After Avulis came back from Antarctica, everyday life became easier – commented A. Avulis to journalist from newspaper Lietuvos Rytas. The businessman feels stronger even in taking decisions in his work. He doesn't have the slightest doubt, that emotions and experience of the journey, which required lots of physical and financial resources, will last forever. (from Lietuvos Rytas )

Why did he go to South Pole? I think, it was his adventurous travellers soul, his resolve and curiosity, which took him to challenge himself. In interview with traveller told, that this trip was the other step towards biggest aim of his life – to know better yourself.

More about A. Avulis adventure read here and here.    


"Travel is not only for you, not only to satisfy your ambitions. For me the most important is to convey the feelings and experience to others. Maybe my conquered challenges will inspire others to try something new, not necessarily something extreme. It might be changes in personal or professional life" – A. Kuras (from 15 min.

Lithuanians crossing Baltic sea
Photo from Poliarines ekspedicijos
After doing a research on those, who visited the South Pole, I decided to take a look, who is going to. The first link I found on internet was Facebook page „Poliarinės ekpedicijos“ (eng. Polar expeditions). The page was full of white pictures with snow, ice, and sky. Let me introduce the company of friends, who travel in extreme conditions without any support. For travelling they chose not comfortable sunny destinations with luxury hotels next to sea, but cold weather, snow, ice, skies, sledges and tents. They did first polar trip to the Kola Peninsula with Vilnius University hikers club. Trip was organised by Rolandas Jakstys. Two of their amassing trips, crossing the Baltic Sea and crossing the biggest island Greenland, were published in Lithuanian newspaper. Crossing Baltic sea is historical for Lithuanian travellers, while they were the first Lithuanians, who did that. The third big trip is in their plans and it is Antarctica. When I asked him, when do they plan to go, he relied: "The man plans and gods laugh". Everything is ready, they have team, equipment and experience. The only think they don't have is money. Well, at the moment, they are going to Greenland this March. All the best for your journey!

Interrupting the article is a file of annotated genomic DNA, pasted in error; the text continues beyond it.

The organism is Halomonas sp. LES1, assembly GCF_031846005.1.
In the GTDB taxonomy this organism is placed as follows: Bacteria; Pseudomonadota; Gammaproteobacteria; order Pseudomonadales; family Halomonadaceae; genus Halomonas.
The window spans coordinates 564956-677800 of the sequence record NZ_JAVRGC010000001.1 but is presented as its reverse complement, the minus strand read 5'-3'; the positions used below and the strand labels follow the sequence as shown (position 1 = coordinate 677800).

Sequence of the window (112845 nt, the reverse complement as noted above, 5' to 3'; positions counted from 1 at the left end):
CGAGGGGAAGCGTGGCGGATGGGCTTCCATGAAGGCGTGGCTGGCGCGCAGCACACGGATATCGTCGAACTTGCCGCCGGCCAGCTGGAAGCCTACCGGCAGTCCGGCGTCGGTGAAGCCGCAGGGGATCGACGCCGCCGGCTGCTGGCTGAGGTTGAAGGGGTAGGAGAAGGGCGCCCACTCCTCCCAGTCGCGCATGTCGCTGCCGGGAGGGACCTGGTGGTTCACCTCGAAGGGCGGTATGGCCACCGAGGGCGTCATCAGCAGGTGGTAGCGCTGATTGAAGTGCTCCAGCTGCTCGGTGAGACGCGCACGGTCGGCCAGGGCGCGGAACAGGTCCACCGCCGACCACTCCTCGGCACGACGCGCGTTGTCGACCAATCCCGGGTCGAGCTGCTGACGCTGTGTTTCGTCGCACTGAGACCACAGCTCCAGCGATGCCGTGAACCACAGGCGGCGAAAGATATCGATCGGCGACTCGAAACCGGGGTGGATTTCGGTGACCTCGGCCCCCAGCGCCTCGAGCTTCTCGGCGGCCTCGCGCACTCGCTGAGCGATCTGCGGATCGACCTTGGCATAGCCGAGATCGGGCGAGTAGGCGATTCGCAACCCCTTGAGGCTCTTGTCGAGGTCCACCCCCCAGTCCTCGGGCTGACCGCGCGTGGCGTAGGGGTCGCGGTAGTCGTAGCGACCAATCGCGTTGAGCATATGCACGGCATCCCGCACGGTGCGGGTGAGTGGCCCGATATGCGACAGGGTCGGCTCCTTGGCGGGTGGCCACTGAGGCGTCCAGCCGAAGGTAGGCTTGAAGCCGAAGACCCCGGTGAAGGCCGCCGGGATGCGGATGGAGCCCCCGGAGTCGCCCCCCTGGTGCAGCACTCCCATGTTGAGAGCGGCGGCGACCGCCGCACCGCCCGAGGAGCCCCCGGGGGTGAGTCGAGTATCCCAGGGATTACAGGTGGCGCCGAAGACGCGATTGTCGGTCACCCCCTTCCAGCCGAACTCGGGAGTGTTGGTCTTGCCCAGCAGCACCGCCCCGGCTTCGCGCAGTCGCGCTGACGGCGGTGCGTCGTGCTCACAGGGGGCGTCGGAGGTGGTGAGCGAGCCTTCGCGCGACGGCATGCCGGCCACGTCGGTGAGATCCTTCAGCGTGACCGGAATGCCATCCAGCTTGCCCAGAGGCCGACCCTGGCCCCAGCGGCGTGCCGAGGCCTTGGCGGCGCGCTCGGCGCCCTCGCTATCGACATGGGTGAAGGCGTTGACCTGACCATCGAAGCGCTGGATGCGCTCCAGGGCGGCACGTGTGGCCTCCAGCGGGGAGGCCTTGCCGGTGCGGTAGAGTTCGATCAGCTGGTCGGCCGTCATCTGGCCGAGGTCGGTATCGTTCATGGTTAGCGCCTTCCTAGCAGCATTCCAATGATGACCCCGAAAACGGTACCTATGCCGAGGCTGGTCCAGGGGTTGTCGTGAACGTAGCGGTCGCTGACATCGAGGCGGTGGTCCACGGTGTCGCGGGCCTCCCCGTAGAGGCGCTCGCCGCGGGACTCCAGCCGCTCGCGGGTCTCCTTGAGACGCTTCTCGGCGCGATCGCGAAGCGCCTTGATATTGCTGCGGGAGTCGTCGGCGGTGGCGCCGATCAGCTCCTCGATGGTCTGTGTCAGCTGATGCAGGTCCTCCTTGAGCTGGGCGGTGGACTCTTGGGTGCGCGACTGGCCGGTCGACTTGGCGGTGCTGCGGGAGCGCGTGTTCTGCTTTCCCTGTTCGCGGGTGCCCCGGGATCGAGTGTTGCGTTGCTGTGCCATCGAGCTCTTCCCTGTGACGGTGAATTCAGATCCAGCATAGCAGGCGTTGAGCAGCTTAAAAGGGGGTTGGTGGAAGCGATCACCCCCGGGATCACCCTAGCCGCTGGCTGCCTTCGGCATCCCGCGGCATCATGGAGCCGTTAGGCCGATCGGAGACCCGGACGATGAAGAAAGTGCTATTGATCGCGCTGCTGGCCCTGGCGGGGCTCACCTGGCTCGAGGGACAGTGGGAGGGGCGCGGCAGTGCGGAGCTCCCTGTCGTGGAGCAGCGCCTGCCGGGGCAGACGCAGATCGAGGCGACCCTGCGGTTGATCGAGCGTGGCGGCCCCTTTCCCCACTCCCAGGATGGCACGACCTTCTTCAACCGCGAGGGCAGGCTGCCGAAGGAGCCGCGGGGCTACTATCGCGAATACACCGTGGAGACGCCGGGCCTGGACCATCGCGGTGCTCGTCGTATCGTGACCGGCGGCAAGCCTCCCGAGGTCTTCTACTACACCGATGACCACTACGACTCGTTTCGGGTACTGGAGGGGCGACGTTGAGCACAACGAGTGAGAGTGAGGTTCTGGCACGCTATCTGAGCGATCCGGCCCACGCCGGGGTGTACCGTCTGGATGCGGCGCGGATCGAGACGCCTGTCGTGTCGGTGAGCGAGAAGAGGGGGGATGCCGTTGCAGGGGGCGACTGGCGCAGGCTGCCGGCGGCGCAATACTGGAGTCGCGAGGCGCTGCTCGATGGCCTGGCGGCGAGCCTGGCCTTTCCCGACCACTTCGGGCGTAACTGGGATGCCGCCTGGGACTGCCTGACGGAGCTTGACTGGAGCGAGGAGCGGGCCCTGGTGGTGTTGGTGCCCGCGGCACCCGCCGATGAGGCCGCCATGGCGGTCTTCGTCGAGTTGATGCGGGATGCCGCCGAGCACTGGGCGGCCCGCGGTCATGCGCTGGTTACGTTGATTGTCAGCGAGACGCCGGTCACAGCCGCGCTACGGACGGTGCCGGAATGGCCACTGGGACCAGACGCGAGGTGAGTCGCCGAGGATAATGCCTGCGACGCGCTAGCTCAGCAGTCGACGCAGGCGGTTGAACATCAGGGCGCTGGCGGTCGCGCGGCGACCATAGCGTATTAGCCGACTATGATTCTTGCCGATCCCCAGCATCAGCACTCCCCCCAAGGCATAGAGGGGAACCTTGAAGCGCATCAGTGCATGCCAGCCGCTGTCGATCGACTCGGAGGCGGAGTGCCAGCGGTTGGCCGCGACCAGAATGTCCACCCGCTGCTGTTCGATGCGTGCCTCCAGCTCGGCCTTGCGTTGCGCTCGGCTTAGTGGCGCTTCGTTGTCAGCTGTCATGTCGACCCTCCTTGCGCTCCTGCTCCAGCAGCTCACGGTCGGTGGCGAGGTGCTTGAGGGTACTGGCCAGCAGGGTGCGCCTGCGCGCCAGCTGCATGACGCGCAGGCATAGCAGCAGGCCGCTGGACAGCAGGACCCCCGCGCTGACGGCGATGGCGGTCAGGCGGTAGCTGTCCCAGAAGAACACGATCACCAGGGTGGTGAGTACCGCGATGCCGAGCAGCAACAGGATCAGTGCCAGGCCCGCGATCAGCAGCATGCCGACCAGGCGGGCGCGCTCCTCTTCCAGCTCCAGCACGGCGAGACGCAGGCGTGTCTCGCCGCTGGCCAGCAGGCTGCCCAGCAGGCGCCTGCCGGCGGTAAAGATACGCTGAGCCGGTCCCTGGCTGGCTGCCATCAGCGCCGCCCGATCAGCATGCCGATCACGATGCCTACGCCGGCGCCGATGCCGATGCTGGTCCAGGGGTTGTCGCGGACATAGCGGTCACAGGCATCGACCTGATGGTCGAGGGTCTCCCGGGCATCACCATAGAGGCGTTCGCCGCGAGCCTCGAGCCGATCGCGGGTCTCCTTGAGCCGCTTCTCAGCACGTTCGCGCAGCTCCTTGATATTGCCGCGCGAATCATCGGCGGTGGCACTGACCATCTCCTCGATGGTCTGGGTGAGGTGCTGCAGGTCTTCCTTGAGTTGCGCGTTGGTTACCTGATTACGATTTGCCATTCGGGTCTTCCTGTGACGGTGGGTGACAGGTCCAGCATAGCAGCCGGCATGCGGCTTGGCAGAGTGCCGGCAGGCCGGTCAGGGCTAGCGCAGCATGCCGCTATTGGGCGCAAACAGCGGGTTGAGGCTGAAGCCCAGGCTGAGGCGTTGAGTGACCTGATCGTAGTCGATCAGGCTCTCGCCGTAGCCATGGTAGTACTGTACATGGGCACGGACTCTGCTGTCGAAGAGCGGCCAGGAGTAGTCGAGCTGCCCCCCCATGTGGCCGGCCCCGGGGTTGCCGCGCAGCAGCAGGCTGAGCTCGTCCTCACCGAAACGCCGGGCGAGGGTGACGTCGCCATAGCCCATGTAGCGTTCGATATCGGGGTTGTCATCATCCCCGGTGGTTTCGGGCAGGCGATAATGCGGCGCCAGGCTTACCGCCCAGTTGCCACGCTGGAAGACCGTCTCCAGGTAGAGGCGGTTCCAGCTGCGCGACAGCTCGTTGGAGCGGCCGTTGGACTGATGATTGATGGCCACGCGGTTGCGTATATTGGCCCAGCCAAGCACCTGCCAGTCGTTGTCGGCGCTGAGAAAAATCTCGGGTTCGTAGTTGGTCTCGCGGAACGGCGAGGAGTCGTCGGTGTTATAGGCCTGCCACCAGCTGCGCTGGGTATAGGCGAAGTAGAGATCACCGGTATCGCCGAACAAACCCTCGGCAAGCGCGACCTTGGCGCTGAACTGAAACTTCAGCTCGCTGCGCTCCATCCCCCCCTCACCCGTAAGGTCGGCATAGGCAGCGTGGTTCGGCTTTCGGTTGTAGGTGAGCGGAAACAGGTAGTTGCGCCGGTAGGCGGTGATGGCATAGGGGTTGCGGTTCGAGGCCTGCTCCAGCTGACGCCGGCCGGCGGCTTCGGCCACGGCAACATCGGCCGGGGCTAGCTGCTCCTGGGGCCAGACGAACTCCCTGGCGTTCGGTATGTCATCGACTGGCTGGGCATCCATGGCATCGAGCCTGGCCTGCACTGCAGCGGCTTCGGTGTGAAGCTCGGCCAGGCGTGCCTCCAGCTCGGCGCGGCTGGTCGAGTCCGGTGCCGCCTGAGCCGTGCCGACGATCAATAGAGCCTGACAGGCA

The idea, which touched me the most from the reading about their journeys, was A. Kuras philosophy and attitudes towards extreme conditions. It is important to learn to live with extreme conditions, instead of fighting and trying to conquer it. You cannot change cold or strong wind. „These hard moments do not cause any stress at all. You just need to have a sense. One British expedition of two person, who travelled with better equipment than we did, finished their journey without any luck – their finger of palms and feet had been frozen, without finishing their expedition they were evacuated with helicopter. Later they wrote, they had tried to fight the cold. Exactly, you cannot fight, because this is unchangeable". - shared his experience A. Kuras with journalists from 15 min (cit. iš 15 min)

I asked Kuras if he had to sacrifice some opportunities, because of his polar expeditions. He agreed that he had to reject some offers, studies and some really good opportunities. But he never regrets. Those, who really wants, will find the way.

Picture from Poliarines ekpedicijos
Why do these travellers choose this type of travelling? In conference with 15 min, A. Kuras told, that he gets rest from civilisation, people and work, he leaves the word behind and 100 % he is with himself. „This is like meditation, when you meet yourself. After such trip, you come back fresh, with no debts and resigned with current situation. Your soul and body synchronise together“ - after trip to Greenland told A. Kuras to 15min (cit. from 15 min) As well, as the mentioned above, Kuras wants to encourage others to do changes in their lives.